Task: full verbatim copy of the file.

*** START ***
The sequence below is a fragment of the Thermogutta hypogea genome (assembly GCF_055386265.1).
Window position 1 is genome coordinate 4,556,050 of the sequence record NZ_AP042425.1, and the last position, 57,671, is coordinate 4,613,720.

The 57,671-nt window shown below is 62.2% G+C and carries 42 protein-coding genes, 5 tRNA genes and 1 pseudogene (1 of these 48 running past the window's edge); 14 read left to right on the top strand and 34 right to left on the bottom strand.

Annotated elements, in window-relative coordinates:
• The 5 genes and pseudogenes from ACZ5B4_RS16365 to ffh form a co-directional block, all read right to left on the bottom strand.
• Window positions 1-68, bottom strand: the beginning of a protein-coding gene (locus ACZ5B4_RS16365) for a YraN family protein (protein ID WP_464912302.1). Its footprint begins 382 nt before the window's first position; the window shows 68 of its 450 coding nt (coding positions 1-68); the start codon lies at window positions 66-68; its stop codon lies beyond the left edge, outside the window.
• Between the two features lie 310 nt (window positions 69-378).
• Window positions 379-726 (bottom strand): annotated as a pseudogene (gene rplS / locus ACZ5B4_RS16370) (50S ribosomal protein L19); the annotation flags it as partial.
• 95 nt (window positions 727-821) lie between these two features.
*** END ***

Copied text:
The sequence below is a fragment of the Thermogutta hypogea genome (assembly GCF_055386265.1).
Window position 1 is genome coordinate 4,556,050 of the sequence record NZ_AP042425.1, and the last position, 57,671, is coordinate 4,613,720.

The 57,671-nt window shown below is 62.2% G+C and carries 42 protein-coding genes, 5 tRNA genes and 1 pseudogene (1 of these 48 running past the window's edge); 14 read left to right on the top strand and 34 right to left on the bottom strand.

Annotated elements, in window-relative coordinates:
• The 5 genes and pseudogenes from ACZ5B4_RS16365 to ffh form a co-directional block, all read right to left on the bottom strand.
• Window positions 1-68, bottom strand: the beginning of a protein-coding gene (locus ACZ5B4_RS16365) for a YraN family protein (protein ID WP_464912302.1). Its footprint begins 382 nt before the window's first position; the window shows 68 of its 450 coding nt (coding positions 1-68); the start codon lies at window positions 66-68; its stop codon lies beyond the left edge, outside the window.
• Between the two features lie 310 nt (window positions 69-378).
• Window positions 379-726 (bottom strand): annotated as a pseudogene (gene rplS / locus ACZ5B4_RS16370) (50S ribosomal protein L19); the annotation flags it as partial.
• 95 nt (window positions 727-821) lie between these two features.